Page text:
Two City Men, Detroit, Michigan
For someone based out of the Pittsburgh area, my articles have been a little Detroit-centric lately. But Detroit and its history can't help but be a permanent and major part of the Rust Belt's rise and fall. Photographer Russell Marshall has lived through the good times in Detroit, as well as its industrial decline. He grew up in working-class Detroit and his father worked the Chrysler assembly line. The factory life, and all that went with it, flowed naturally through Marshall's veins.
Marshall describes this childhood:
Growing up in a federal housing project in a working class neighborhood in Detroit provided a unique perspective to a young boy in the 1940s and '50s. With activities of the big three auto companies always in the news, which could affect most of my relatives and neighbors, including my father who worked on the Chrysler DeSoto plant assembly line, I was conscious of where I was in this life -- where I fit in. I accepted that and didn't dream to be anywhere else. At family get togethers, my father and his four brothers, three sisters and their offspring talked and argued late into the night about their jobs at Chrysler, Ford and Great Lakes Steel. During model changeover lay-offs and strikes, I accompanied my father several times to the plant gate or the unemployment office to pick up his checks.
Punch Out, GM Fisher Body, Detroit, Michigan
Having long had an interest in photography, Marshall began freelancing for some of the labor-union publications. I asked him if he felt as though he was now a messenger for that particular vocation or life.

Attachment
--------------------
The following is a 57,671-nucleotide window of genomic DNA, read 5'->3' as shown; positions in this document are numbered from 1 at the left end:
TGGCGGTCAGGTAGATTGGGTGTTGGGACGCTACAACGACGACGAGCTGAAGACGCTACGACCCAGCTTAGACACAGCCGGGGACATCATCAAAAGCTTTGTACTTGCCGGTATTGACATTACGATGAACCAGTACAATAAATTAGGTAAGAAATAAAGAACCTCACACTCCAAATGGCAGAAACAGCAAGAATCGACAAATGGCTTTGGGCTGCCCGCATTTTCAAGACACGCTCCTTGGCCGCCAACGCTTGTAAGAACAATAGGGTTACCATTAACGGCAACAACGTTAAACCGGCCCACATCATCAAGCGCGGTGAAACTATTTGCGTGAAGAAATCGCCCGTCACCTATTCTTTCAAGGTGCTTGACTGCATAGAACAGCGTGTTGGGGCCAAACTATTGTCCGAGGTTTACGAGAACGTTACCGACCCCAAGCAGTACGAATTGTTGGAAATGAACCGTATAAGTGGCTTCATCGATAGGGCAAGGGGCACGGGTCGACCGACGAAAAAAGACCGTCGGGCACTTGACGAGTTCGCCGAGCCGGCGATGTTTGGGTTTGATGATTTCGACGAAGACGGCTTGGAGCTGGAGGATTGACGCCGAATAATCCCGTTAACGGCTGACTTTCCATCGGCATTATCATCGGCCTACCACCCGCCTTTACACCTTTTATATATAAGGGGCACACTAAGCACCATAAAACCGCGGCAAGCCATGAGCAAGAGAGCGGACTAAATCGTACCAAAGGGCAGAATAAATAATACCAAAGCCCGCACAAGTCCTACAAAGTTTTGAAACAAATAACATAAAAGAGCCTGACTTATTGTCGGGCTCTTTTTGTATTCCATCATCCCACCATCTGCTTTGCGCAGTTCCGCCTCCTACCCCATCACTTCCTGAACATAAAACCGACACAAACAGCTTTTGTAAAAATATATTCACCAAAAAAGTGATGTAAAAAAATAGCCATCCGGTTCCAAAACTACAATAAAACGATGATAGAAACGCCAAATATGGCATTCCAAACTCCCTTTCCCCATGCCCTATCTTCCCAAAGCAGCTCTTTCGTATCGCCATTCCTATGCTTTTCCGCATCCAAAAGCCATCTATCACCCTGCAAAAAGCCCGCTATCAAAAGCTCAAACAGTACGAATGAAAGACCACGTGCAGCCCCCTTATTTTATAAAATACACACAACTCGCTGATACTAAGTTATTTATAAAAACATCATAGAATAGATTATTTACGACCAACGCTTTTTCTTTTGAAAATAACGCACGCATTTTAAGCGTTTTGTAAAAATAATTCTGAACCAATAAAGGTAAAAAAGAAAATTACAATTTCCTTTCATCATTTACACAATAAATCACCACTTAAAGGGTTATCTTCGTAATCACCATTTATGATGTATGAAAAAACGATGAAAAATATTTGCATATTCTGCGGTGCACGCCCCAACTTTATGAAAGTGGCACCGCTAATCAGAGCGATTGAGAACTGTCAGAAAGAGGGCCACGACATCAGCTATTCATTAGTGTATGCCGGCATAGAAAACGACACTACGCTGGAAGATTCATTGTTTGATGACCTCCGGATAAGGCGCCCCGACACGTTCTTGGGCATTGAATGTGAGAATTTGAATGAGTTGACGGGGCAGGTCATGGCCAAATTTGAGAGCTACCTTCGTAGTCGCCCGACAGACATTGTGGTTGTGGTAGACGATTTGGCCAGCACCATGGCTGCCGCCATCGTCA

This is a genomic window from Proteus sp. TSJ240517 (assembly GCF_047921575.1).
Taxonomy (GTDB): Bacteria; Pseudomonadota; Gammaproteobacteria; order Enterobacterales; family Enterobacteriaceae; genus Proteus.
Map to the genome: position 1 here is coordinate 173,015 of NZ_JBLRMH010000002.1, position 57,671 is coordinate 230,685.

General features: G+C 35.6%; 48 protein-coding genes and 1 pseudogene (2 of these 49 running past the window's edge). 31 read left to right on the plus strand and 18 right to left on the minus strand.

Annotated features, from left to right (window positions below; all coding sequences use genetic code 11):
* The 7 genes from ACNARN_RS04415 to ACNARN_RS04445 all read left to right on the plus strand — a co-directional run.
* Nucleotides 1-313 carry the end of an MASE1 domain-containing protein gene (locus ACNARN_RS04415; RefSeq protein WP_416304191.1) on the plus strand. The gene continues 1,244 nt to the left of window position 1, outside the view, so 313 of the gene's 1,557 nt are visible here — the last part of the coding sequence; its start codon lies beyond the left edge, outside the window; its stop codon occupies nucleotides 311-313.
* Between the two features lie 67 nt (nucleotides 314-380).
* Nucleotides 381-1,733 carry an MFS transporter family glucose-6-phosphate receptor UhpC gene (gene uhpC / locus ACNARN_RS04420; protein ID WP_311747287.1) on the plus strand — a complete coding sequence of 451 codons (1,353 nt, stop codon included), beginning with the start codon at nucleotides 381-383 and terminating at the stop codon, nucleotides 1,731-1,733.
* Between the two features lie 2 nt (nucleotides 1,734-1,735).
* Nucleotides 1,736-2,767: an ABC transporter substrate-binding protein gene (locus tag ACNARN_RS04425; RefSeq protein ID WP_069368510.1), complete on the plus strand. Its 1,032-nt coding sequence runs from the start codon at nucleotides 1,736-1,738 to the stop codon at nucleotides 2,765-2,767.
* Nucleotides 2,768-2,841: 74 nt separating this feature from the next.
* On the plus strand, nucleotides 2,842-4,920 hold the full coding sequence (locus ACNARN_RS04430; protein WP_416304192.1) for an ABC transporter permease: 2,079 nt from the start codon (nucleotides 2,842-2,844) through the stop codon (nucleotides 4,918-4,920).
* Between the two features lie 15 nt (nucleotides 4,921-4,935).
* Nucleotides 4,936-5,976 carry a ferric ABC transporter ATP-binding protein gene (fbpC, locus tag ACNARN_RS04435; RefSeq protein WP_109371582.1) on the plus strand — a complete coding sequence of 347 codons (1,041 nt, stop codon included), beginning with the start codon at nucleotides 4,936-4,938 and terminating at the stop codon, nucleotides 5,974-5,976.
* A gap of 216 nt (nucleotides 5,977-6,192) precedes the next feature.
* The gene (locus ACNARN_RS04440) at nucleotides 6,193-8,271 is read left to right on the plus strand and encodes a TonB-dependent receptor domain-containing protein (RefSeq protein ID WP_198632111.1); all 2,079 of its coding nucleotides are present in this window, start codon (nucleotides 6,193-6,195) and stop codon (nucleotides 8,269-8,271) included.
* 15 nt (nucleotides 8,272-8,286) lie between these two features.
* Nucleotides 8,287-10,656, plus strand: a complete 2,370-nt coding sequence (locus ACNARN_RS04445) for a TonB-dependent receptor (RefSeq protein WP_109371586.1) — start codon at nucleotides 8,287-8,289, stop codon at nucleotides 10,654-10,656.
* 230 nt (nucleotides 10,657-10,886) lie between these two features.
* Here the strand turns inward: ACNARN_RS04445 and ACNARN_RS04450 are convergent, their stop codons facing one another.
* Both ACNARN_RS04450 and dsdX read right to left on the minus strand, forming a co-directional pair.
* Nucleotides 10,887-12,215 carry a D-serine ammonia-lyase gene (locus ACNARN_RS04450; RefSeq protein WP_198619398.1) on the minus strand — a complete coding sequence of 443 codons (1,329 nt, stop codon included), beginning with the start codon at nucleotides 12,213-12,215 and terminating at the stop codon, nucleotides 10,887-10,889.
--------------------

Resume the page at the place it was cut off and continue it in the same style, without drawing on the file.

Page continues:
I never felt like I was on any particular mission to reinforce my own political agenda in my work. At the time I was photographing the laborers in the plants, I was a paid freelancer for the labor union publications, which supported their political agenda. Given my background, I was certainly in compassion and identified with the workers' plight -- sub-standard working conditions, health issues, job loss and plant closings. But I was never asked to distort the truth of my observations.
My photographs were used to illustrate union published articles for the union membership readers. And yes, they were, for the most part, biased against the greed of the corporate "bosses" and slanted sometimes with low level expressions of demagoguery. You know -- us against them. I didn't really care and had no control over how they used my photographs. But I retained all the negatives and the publishing rights. And I knew and sensed over time that these jobs and these workers and these factories would someday be gone; replaced by something or nothing.
It wasn't lost on me that I had this opportunity to document and preserve the fact that these workers did exist at this time and in this place.
Mercury Man, Detroit, Michigan
For his own photographic endeavors, Marshall would spend his time shooting dramatic slices of Detroit's blue-collar environment: lone figures on decaying city streets; men huddled near one of many of the city's bars; pool halls and the characters that populated them; and dark visions of Detroit's industrial skyline. There is a self-professed film-noir quality to his images that only heightens their effectiveness. Marshall's personal attachment to the scenes he photographs is evident. From viewing his images, one gets a certain feeling he's documenting his environment.
Plaza Billiards, Detroit, Michigan
At one point, I ask Russell about his personal feelings toward having been there first-hand to see and document the massive changes that have occurred in the culture of the Factory Belt. His reply was a short and powerful, "Sadness about the inevitability and senselessness of loss."
Delray Man, Detroit, Michigan
Marshall has spent the last year putting together a new book, The Working Life, which is currently available.
Welder, Acorn Iron Works, Detroit, Michigan
My Rust Belt photography can be found at the Randy Fox Photography website.